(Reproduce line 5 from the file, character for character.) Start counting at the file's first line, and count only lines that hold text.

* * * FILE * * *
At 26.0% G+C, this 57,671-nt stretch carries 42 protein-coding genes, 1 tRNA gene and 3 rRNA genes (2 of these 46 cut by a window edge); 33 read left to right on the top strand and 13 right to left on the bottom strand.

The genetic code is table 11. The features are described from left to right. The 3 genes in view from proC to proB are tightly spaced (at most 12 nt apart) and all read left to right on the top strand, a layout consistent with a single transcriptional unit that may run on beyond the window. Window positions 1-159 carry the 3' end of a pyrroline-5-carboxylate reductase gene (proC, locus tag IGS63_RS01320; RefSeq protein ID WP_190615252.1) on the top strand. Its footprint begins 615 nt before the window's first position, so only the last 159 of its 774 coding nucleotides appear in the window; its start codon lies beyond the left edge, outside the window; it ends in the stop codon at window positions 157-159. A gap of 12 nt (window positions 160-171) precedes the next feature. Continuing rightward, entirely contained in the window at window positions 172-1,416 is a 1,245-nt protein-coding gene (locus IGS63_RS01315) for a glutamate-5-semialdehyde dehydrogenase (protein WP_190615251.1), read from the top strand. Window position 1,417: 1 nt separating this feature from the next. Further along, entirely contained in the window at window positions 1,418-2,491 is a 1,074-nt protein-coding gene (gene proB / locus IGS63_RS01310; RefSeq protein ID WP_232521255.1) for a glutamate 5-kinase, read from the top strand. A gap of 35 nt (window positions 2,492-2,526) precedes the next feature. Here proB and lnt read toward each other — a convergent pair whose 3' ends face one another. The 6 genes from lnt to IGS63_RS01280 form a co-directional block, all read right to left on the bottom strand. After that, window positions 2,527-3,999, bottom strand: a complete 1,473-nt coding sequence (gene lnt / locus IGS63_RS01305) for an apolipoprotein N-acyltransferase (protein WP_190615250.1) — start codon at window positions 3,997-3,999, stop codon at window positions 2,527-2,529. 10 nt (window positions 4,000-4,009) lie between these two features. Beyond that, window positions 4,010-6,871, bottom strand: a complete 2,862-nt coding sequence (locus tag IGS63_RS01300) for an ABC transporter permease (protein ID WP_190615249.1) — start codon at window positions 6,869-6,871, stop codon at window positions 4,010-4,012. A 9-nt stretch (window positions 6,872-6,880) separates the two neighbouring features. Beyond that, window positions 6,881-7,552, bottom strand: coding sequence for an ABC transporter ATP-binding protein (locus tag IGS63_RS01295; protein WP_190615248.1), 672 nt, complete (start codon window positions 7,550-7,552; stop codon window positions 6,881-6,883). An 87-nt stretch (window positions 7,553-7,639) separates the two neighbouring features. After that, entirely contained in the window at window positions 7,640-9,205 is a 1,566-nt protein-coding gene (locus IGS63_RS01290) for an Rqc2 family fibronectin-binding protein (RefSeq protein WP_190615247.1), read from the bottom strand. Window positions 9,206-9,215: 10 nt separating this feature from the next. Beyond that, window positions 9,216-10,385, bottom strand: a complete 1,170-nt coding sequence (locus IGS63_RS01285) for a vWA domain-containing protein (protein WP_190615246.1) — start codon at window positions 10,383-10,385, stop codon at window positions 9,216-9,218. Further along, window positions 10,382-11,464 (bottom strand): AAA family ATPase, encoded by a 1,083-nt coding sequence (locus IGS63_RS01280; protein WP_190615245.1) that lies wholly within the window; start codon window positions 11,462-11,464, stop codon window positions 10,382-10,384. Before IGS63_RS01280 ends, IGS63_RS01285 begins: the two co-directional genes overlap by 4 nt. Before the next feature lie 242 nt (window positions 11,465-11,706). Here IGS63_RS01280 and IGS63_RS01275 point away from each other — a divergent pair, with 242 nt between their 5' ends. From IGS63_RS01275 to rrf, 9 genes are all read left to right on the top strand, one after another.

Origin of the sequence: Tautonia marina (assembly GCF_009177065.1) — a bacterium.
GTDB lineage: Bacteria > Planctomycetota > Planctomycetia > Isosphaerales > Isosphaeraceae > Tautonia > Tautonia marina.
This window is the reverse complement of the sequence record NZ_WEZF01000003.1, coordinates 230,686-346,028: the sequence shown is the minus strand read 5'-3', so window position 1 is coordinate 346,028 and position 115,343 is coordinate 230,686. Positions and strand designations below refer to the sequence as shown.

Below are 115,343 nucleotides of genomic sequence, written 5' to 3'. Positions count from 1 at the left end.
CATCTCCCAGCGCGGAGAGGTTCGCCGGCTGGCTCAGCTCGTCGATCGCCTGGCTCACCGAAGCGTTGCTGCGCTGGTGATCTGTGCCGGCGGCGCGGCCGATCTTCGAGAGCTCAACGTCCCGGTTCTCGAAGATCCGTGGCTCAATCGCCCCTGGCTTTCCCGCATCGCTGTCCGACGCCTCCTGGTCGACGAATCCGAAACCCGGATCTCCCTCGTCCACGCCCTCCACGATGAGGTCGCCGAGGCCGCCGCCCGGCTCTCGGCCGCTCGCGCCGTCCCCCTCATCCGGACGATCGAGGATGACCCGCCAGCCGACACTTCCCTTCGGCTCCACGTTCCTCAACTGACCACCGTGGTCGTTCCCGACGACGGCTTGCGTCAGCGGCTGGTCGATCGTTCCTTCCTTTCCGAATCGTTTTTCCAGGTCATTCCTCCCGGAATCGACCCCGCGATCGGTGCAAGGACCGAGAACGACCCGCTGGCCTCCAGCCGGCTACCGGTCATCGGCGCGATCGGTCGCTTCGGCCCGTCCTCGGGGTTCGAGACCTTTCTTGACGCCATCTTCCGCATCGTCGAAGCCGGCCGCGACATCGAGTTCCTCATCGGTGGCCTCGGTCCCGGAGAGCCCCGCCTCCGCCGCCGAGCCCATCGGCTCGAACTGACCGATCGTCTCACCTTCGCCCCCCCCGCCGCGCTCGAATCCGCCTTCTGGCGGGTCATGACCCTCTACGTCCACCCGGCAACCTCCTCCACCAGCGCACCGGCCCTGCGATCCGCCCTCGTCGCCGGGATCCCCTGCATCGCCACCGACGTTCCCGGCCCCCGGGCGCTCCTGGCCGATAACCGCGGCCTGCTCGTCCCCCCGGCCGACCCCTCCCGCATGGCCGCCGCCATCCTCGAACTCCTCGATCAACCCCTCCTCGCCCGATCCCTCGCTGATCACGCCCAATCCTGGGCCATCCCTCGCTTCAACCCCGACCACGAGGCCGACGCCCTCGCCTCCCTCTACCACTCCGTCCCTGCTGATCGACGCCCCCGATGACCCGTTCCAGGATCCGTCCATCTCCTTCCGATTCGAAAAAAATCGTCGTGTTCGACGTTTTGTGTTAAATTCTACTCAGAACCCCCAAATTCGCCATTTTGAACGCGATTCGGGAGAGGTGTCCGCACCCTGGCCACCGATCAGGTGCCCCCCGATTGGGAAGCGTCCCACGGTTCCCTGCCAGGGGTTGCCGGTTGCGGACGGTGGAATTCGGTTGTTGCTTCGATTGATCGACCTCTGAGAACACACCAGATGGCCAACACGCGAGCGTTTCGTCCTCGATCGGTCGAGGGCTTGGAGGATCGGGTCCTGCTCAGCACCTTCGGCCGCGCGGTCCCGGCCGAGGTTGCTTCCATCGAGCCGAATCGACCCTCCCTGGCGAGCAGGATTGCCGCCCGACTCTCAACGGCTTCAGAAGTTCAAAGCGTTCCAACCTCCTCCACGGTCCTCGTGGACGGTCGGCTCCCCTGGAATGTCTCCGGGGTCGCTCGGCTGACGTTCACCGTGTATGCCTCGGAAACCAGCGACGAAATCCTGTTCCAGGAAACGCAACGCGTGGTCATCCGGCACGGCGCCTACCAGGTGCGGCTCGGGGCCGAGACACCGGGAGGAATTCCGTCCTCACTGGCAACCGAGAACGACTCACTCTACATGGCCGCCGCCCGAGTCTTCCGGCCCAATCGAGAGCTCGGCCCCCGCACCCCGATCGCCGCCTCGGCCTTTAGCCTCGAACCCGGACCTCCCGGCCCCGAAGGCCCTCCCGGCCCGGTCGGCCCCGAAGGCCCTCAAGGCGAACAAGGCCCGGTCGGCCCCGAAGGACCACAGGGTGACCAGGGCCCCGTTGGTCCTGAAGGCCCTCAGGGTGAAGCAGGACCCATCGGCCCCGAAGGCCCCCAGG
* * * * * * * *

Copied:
This window is the reverse complement of the sequence record NZ_WEZF01000003.1, coordinates 230,686-346,028: the sequence shown is the minus strand read 5'-3', so window position 1 is coordinate 346,028 and position 115,343 is coordinate 230,686. Positions and strand designations below refer to the sequence as shown.